Carolyn Gerecht believes that it may have been random as to why she ended up in Pittsburgh a decade ago. But since her arrival, say those who know her, the Jewish educator has done nothing other than deliver rational, reasonable and pragmatic opportunities for Jewish teenagers in the Steel City.
Gerecht, director of Teen Engagement and Experiences at the Jewish Community Center of Greater Pittsburgh, recently announced that she will be leaving her post and the city this summer to pursue graduate studies and further instruction in public administration and nonprofit management. She will move to somewhere on the East Coast.
“We, the Jewish community at large, have been blessed; we continue to be blessed; and, we will be blessed in the future thanks to Carolyn,” said Rabbi Ron Symons, Gerecht’s supervisor at the JCC. “Yes, I am sad that she will no longer be guiding our community, but given what she has done already, can you imagine how fortunate the Jewish community will be when she has deeper training and insight?”
Hailing from Ashton, Md., Gerecht came here 10 years ago to attend the University of Pittsburgh.
“I was interested in studying Spanish,” she said. Pitt “had a great Spanish program, it was a good distance from home and [had] a strong Hillel.”
But, as she admitted, the decision to come to Pittsburgh was still “somewhat arbitrary.”
Nonetheless, when Gerecht graduated in 2010, she took a full-time job as the youth director at Congregation Beth Shalom, a Conservative synagogue in Squirrel Hill.
“It was a privilege,” Gerecht said of her tenure, which included part-time work during her senior year of college.
“For a first full-time job I was very lucky to have very strong mentors there,” she added, naming both Stefi Kirschner and Judith Kadosh, who had acted as congregational lay leaders. “They were just a huge support system for me in the early stages of my career.”
Gerecht discovered that her experiences as a youth leader made her “passionate about working with Jewish teens.”
It also enriched her personal life.
“I didn’t grow up in a traditional Jewish household, and those were some of my first experiences attending more traditional Shabbat services and doing textual study,” she said. Partaking in those opportunities with Jewish teens “who were so engaged made me want to learn more.”
When the opportunity arose, Gerecht grabbed it. Three years after joining Beth Shalom as its full-time youth director, Gerecht went to Israel with the support of the Jewish Federation of Greater Pittsburgh and the Pardes Institute of Jewish Studies in Jerusalem.
While studying at Pardes, Gerecht explored Jewish texts and literature.
“It gave me a really good base,” she said.
During her 10 months abroad, Gerecht also participated in a part-time certificate program through Yeshiva University dedicated to experiential education. That enabled her to develop “techniques, practice and educational skills,” she said.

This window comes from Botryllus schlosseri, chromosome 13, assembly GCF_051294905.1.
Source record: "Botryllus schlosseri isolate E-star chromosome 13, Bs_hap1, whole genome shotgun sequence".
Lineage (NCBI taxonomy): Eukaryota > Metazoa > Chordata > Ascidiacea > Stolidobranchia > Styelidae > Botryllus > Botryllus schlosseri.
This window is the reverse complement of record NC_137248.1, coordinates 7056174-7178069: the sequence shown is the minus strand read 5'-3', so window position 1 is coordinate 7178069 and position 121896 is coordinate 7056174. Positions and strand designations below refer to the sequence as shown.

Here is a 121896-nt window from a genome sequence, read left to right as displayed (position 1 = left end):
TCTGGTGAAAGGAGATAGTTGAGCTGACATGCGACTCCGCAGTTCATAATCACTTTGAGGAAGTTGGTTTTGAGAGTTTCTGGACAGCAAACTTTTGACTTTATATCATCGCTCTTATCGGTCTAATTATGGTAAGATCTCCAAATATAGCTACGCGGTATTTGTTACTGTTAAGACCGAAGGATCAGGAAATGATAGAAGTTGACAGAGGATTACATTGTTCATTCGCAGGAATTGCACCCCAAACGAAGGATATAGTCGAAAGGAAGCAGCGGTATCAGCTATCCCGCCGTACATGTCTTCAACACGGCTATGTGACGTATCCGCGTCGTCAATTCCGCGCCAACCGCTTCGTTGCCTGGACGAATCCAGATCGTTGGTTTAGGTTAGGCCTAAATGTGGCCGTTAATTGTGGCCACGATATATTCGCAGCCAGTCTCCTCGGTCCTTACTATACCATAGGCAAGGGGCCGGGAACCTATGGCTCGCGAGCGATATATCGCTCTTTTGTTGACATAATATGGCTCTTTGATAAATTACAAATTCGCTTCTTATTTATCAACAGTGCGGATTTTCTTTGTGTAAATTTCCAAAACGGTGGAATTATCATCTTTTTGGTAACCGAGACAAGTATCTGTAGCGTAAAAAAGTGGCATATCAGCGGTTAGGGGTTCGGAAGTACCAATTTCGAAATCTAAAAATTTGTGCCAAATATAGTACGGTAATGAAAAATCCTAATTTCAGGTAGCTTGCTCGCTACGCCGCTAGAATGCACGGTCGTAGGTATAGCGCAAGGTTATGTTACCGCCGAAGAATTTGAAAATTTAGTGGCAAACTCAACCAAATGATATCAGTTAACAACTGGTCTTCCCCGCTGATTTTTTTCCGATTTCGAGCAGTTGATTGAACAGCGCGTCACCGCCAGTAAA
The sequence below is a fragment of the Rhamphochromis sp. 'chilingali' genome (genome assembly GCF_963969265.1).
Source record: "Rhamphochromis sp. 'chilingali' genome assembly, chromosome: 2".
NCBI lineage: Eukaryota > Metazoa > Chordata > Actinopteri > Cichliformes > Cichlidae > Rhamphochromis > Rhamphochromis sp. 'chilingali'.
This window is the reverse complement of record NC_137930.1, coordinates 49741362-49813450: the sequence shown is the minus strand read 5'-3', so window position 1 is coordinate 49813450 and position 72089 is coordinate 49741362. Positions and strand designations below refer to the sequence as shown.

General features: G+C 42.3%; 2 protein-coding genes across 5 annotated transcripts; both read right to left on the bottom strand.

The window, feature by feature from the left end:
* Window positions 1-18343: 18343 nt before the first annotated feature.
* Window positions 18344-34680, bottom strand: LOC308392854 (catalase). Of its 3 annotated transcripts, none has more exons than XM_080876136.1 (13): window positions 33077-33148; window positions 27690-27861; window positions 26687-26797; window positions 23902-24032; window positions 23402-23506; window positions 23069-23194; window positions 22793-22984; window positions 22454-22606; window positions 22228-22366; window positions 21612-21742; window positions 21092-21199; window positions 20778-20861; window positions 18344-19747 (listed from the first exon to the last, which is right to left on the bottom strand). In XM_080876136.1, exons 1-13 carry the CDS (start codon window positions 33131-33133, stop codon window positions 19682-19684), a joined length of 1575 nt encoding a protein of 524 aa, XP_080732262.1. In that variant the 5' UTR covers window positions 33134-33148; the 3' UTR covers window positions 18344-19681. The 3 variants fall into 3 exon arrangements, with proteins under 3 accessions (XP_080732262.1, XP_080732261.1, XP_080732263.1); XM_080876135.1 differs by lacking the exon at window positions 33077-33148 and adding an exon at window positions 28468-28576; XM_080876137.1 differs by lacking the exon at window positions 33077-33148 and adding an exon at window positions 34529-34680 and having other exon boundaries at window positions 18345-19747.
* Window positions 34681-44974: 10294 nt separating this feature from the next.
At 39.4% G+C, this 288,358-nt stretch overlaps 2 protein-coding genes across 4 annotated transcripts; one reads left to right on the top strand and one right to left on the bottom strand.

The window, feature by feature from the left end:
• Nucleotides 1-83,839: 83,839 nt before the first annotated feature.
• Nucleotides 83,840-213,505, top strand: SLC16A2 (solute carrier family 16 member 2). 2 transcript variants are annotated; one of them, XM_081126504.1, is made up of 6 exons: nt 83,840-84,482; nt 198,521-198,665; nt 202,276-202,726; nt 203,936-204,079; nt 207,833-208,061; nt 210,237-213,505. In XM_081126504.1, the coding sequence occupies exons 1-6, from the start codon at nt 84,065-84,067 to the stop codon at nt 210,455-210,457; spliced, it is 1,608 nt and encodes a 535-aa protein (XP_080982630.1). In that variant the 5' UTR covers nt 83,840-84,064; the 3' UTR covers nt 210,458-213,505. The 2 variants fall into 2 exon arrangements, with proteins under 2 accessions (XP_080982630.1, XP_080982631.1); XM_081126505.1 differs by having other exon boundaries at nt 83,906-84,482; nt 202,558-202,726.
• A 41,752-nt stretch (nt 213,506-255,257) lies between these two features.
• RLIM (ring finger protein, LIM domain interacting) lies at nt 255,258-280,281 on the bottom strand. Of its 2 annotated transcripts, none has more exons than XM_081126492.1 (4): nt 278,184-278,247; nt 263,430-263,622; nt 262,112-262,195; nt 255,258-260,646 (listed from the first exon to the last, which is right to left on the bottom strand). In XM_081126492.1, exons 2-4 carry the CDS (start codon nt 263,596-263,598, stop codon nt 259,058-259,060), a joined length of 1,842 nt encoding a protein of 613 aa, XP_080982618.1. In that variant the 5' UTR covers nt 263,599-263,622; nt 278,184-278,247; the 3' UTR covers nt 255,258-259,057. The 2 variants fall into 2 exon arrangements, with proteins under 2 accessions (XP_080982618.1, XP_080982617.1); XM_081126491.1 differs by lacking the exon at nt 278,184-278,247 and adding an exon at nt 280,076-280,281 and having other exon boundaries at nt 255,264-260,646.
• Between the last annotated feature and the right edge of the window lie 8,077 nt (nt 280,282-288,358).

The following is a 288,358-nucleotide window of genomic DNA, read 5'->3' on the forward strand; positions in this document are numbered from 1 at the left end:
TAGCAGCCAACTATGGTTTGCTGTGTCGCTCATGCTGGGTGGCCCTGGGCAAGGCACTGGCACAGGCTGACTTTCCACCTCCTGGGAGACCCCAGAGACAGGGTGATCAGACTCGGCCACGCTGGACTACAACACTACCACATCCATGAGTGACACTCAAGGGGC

In 2014, Gerecht returned to Pittsburgh as part of an agreement in which she would serve the community for two years in exchange for the support it provided while she was in Israel.
Leaders determined that Gerecht’s talents could best be utilized as director of Teen Learning at the Agency for Jewish Learning, a position she held between 2014 and 2015. After the agency’s dissolution, “[I] was very fortunate to be moved with the teen programs over to the JCC and its department of Jewish Life,” she said. Working at the JCC provided “the opportunity to experience a lot of professional growth.
“Coming over to work at the JCC gave me the opportunity to really share my voice and engage a lot of teens in the process of teen Jewish education,” she added.
Gerecht is a “very genuine person and you can tell that she really cares about you and wants to make you feel comfortable and make all of the Jewish community come together and feel like they can bring something to the table,” said Alana Yoffe, an 11th-grader at CAPA who met Gerecht years ago at Beth Shalom. “She will be deeply missed, because if you are involved in anything Jewish and especially in the Squirrel Hill area, you know Carolyn.”
Symons echoed that point.
“I am so grateful to know [Carolyn] and to have journeyed with her toward a greater vision of teen engagement over these years,” he said.
Still months from her departure, Gerecht paused for reflection. “Working with Jewish teens has just been a really positive experience for me, and I continue to feel that this age group has so much to offer the Jewish community,” she said. “I feel lucky to have listened to them during my time here.”
Adam Reinherz can be reached at firstname.lastname@example.org.